Australian stocks sank 2.1 per cent in early trading on Monday in response to the unprecedented U.S. credit rating downgrade and spreading debt woes in Europe, and after a downward revision of the domestic growth forecast last week.

The ASX 200 index lost 88 points in the first 15 minutes of trade, or 2.1 per cent, to 4,016.

U.S. rating agency Standard & Poor’s on Friday downgraded the long-term credit rating of the United States from the top rank of AAA by one notch, to AA+, for the first time.

Treasurer Wayne Swan said he was part of a push by finance ministers of the G20 group of major economies to orchestrate a coordinated response.

“We talked about the need for us to coordinate what we do and to work together,” he said. “There are big challenges in Europe and, as we know, economic growth in the US is weak.” He said it was too early to speak of a double-dip recession, saying “we’ll cross that bridge if we come to it.” Weighing heavily on the market was a warning on growth prospects from the central bank, issued last week in its quarterly report.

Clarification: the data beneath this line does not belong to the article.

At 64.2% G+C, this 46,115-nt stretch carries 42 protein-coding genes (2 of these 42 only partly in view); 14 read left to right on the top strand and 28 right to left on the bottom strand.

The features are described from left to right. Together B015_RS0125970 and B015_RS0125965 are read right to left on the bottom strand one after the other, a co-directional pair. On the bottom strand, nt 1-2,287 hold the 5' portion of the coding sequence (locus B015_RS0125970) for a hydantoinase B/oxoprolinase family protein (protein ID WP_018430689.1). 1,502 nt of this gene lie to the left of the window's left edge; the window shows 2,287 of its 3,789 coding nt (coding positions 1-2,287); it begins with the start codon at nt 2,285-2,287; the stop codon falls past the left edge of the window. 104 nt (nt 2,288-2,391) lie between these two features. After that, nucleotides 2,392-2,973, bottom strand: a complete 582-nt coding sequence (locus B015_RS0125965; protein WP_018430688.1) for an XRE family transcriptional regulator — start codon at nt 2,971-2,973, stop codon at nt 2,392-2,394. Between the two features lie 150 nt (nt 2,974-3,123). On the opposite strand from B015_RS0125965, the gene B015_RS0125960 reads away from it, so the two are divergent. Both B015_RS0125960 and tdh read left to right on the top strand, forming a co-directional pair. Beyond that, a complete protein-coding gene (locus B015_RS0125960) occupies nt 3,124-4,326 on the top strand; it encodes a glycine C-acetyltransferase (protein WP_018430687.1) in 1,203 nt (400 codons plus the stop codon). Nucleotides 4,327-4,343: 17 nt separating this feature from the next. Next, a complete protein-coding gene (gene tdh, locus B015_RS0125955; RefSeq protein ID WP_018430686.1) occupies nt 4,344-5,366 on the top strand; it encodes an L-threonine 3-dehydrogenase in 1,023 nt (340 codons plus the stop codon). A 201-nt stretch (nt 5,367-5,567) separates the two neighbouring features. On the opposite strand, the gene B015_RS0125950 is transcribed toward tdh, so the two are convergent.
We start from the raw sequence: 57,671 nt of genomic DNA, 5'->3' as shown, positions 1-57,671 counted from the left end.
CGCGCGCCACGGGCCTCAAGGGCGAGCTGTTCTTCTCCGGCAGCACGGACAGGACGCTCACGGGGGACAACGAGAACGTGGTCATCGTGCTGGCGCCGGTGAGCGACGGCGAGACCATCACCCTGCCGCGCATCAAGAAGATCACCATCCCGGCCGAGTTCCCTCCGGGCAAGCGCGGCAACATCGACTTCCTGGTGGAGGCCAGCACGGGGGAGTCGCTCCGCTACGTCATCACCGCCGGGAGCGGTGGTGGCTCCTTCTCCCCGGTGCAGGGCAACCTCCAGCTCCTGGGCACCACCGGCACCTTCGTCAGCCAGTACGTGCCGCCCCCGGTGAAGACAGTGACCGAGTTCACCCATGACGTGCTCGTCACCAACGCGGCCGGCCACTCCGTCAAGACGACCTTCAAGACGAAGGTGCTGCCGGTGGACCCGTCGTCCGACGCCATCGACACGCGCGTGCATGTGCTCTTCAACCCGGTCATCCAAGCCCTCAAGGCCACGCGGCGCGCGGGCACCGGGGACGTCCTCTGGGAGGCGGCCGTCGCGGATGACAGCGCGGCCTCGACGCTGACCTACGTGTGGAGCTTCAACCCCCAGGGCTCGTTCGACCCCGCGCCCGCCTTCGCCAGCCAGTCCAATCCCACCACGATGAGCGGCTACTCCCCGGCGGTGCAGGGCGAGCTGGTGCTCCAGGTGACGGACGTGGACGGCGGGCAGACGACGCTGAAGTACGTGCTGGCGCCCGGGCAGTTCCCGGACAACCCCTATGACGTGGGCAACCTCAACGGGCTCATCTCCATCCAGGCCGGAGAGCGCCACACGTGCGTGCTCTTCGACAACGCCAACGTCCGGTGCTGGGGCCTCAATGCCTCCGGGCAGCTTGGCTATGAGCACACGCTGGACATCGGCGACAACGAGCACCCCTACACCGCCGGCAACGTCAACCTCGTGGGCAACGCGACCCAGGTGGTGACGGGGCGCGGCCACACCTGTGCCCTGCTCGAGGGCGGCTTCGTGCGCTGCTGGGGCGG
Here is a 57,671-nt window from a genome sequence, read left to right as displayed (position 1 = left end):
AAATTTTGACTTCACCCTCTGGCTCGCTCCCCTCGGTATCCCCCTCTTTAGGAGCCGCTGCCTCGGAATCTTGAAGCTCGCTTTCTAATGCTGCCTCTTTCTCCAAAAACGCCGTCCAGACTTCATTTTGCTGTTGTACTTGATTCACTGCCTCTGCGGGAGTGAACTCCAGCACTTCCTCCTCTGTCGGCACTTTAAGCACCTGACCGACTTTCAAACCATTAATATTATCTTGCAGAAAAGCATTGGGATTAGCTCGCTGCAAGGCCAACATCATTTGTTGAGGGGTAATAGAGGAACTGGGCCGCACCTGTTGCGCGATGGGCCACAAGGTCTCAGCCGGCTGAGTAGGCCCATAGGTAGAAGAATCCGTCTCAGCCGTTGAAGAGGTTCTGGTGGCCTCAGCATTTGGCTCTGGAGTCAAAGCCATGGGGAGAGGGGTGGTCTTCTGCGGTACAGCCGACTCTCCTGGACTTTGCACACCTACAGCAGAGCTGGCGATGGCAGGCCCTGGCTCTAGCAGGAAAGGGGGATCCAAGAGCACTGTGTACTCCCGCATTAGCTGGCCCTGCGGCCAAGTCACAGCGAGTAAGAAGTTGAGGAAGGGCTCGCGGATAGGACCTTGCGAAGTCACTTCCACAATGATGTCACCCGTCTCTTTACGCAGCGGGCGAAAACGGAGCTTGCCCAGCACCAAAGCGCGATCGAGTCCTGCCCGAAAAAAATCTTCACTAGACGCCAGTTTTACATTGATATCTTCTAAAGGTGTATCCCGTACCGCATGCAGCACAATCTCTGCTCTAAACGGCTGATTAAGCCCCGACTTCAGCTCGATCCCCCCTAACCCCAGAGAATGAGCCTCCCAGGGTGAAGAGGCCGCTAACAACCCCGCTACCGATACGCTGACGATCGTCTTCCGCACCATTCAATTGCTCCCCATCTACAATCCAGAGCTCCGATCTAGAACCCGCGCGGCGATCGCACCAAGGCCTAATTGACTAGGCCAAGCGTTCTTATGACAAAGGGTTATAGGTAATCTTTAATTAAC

The bank slashed its domestic growth forecast for the current fiscal year ending June by 1 percentage point, down from the 4.25 per cent tipped in May to 3.25 per cent.

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